Special Issue "Agronomy: Feature Papers"

A special issue of Agronomy (ISSN 2073-4395).

Deadline for manuscript submissions: closed (31 March 2012).

Special Issue Editor

Prof. Dr. Peter Langridge
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Editor-in-Chief
School of Agriculture, Food and Wine, University of Adelaide, Urrbrae SA 5064, Australia
Interests: plant genomics; genetic engineering; cereal genetics
Special Issues and Collections in MDPI journals

Published Papers (1 paper)

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Research

Open AccessArticle
Modeling Long-Term Trends in Russet Burbank Potato Growth and Development in Wisconsin
Agronomy 2012, 2(1), 14-27; https://doi.org/10.3390/agronomy2010014 - 14 Mar 2012
Cited by 4
Abstract
Improving understanding and prediction of the potato (Solanum tuberosum) tuber size over the growing season is important due to its effects on crop price and marketing. Several models have been proposed to describe potato growth and development, but are based on short-term [...] Read more.
Improving understanding and prediction of the potato (Solanum tuberosum) tuber size over the growing season is important due to its effects on crop price and marketing. Several models have been proposed to describe potato growth and development, but are based on short-term data and have little use for predicting yields or in-season management decisions. This analysis uses long-term data collected from 1979 to 1993 in central Wisconsin to describe growth and development of the Russet Burbank potato variety. This paper describes average number of potato tubers per plant and tuber length as influenced by thermal time and stem number per plant over 14 years. For each plant variable, data analysis uses multivariate techniques to fit a hierarchical logistic model with parameters potentially depending on stem number per plant. Analysis finds that the average number of potato tubers and average tuber length were affected by thermal time and stem number per plant. Estimated models are biologically relevant, provide an understanding of seasonal thermal variability and stem number per plant effects on average tuber set and growth, and can be used to describe yearly variation in average potato growth and development. Increased understanding of potato growth in response to thermal time and stem number per plant can improve management recommendations and predictions of crop economic value. Full article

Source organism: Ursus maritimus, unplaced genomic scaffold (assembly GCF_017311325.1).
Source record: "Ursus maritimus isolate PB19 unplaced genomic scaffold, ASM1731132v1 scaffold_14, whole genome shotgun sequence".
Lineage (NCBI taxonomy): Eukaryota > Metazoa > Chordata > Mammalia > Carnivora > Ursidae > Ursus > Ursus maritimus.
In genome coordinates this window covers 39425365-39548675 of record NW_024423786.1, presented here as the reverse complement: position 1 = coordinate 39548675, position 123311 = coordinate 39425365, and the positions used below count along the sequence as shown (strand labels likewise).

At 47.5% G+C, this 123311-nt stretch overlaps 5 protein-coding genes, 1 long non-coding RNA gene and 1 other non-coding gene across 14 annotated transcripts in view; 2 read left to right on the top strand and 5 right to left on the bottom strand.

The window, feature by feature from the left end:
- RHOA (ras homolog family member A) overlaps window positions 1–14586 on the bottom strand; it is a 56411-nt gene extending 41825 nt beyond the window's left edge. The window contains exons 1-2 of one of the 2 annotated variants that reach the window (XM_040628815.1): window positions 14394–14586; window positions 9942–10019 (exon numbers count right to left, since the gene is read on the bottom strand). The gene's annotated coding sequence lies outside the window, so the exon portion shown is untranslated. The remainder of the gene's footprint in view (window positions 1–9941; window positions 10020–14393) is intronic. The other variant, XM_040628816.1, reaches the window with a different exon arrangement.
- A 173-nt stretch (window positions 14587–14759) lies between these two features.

(This article belongs to the Special Issue Agronomy: Feature Papers)
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